The File Transfer Protocol. FTP is a very popular method of transferring data between computers.
A computer through which data on a network is transferred to another network.
Group Identifier. The GID is a unique number attributed to a group of users.
Users in Unix belong to “groups”, which can contain many other users and are used for more general access control than the existence of users alone can easily allow.
Graphical User Interface. A software interface that uses rendered graphical elements such as buttons, scrollbars, windows, etc. rather than solely text-based input and output
A user's “home directory” is the directory the user is placed in immediately upon logging in. Users have full permissions and more or less free reign within their home directories.
A document describing “how to” do something, such as configure a firewall or manage users and groups. There is a large collection of these documents available from the Linux Documentation Project.
The Hypertext Transfer Protocol. HTTP is the primary protocol on which the World Wide Web operates.
Internet Control Message Protocol. A very basic networking protocol, used mostly for pings.
The heart of an operating system. The kernel is the part that provides basic process control and interfaces with the computer's hardware.
A piece of kernel code, usually a driver of some sort, that can be loaded and unloaded from memory separately from the main body of the kernel. Modules are handy when upgrading drivers or testing kernel settings, because they can be loaded and unloaded without rebooting.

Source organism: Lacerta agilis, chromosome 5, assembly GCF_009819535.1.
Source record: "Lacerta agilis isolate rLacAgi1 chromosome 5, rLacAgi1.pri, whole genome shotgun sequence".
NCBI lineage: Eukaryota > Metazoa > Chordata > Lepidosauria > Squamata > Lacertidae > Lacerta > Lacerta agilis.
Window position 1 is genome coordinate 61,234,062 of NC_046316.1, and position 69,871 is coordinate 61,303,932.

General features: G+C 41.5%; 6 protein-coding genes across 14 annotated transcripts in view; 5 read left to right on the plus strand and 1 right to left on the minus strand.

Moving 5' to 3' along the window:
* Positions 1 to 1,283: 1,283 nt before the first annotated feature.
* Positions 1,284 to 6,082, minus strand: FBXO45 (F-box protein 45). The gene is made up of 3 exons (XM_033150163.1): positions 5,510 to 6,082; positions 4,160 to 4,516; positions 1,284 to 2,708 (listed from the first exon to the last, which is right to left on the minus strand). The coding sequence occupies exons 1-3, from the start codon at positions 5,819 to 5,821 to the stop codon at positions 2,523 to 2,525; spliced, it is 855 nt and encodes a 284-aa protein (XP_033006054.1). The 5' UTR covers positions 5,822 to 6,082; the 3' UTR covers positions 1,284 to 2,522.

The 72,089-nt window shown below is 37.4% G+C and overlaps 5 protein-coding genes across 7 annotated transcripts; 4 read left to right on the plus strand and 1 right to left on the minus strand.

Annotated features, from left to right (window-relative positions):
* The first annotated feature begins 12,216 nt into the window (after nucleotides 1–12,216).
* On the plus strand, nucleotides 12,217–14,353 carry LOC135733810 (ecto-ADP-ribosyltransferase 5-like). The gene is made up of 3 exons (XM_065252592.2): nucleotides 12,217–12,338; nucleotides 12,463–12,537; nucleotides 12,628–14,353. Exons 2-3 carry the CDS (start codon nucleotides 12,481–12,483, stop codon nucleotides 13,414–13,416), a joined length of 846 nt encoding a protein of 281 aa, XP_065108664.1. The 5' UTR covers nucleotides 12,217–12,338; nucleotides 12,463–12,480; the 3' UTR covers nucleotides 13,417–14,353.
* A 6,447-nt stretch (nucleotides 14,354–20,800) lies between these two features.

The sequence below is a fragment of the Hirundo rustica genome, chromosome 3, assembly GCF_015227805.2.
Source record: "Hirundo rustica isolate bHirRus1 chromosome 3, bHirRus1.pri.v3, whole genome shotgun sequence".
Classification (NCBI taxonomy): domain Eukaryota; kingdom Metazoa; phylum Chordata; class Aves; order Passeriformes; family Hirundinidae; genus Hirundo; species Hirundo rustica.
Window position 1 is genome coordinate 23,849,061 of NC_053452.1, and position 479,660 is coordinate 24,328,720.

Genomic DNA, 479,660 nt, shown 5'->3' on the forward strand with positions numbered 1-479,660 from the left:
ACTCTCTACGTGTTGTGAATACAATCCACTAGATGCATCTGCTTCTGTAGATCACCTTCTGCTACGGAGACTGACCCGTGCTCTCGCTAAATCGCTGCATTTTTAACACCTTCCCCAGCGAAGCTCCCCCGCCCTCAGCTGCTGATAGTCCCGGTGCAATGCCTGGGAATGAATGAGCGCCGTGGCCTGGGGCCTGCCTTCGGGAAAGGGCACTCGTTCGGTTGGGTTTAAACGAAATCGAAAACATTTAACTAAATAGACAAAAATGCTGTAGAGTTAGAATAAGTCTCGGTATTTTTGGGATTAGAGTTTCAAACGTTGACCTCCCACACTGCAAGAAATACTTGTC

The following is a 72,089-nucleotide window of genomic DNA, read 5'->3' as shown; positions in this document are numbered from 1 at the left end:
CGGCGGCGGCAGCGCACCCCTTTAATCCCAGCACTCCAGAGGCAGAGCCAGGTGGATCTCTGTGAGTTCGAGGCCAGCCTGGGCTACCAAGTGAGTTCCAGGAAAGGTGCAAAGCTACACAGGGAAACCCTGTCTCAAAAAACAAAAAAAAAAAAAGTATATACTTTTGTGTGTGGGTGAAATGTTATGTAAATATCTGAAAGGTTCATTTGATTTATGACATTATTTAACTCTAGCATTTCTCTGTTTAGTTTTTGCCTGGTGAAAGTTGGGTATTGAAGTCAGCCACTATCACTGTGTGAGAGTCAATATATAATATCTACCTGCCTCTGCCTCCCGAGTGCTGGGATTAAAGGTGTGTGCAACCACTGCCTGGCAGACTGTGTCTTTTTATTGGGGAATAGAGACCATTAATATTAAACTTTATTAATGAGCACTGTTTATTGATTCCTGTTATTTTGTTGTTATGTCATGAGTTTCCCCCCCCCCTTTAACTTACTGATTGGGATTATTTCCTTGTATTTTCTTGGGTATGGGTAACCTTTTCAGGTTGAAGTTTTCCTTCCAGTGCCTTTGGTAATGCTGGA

A collection of functions which can be shared between programs.
The LInux LOader. LILO is the most widely-used Linux boot manager.
LOADLIN is a program that runs under MS DOS or Windows and boots a Linux system. It is most commonly used on computers with multiple operating systems (including Linux and DOS/Windows, of course).
Pages in the standard Unix online manual ("man") are grouped into sections for easy reference. All C programming pages are in section 3, system administration pages in section 5, etc.
The Master Boot Record. A reserved space on a hard drive where information on what to do when booting is stored. LILO or other boot managers can be written here.
A popular programming toolkit used in many older X programs.
Message of the Day. The motd (stored in Linux in /etc/motd is a text file that is displayed to all users upon logging in. Traditionally, it is used by the system administrator as a sort of “bulletin board” for communicating with users.
An empty directory in a filesystem where another filesystem is to be “mounted”, or grafted on.
A DNS information server. Nameservers translate DNS names to numerical IP addresses.
A virtual representation of a network device provided by the kernel. Network interfaces allow users and programs to talk to network devices.